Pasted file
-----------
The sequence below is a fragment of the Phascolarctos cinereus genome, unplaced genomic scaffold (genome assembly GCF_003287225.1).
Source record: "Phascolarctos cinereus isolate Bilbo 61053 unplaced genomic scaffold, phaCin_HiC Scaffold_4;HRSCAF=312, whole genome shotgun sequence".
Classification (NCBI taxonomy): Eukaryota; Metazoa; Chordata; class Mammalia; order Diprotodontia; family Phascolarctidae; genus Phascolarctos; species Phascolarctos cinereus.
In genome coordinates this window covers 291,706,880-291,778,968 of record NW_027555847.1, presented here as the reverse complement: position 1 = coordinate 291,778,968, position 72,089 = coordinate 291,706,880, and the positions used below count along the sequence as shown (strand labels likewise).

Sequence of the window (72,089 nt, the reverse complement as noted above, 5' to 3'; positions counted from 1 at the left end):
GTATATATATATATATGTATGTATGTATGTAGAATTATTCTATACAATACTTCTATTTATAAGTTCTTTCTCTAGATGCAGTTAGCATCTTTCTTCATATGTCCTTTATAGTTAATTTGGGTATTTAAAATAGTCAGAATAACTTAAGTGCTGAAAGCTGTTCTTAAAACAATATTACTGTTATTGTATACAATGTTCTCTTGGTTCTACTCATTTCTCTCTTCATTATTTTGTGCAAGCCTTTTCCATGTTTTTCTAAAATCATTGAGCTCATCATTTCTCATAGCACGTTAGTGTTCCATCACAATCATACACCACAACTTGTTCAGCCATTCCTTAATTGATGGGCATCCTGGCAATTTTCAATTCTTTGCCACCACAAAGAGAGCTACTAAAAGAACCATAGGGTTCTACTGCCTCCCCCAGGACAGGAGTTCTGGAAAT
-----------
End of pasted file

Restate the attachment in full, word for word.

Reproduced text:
The sequence below is a fragment of the Phascolarctos cinereus genome, unplaced genomic scaffold (genome assembly GCF_003287225.1).
Source record: "Phascolarctos cinereus isolate Bilbo 61053 unplaced genomic scaffold, phaCin_HiC Scaffold_4;HRSCAF=312, whole genome shotgun sequence".
Classification (NCBI taxonomy): Eukaryota; Metazoa; Chordata; class Mammalia; order Diprotodontia; family Phascolarctidae; genus Phascolarctos; species Phascolarctos cinereus.
In genome coordinates this window covers 291,706,880-291,778,968 of record NW_027555847.1, presented here as the reverse complement: position 1 = coordinate 291,778,968, position 72,089 = coordinate 291,706,880, and the positions used below count along the sequence as shown (strand labels likewise).

Sequence of the window (72,089 nt, the reverse complement as noted above, 5' to 3'; positions counted from 1 at the left end):
GTATATATATATATATGTATGTATGTATGTAGAATTATTCTATACAATACTTCTATTTATAAGTTCTTTCTCTAGATGCAGTTAGCATCTTTCTTCATATGTCCTTTATAGTTAATTTGGGTATTTAAAATAGTCAGAATAACTTAAGTGCTGAAAGCTGTTCTTAAAACAATATTACTGTTATTGTATACAATGTTCTCTTGGTTCTACTCATTTCTCTCTTCATTATTTTGTGCAAGCCTTTTCCATGTTTTTCTAAAATCATTGAGCTCATCATTTCTCATAGCACGTTAGTGTTCCATCACAATCATACACCACAACTTGTTCAGCCATTCCTTAATTGATGGGCATCCTGGCAATTTTCAATTCTTTGCCACCACAAAGAGAGCTACTAAAAGAACCATAGGGTTCTACTGCCTCCCCCAGGACAGGAGTTCTGGAAAT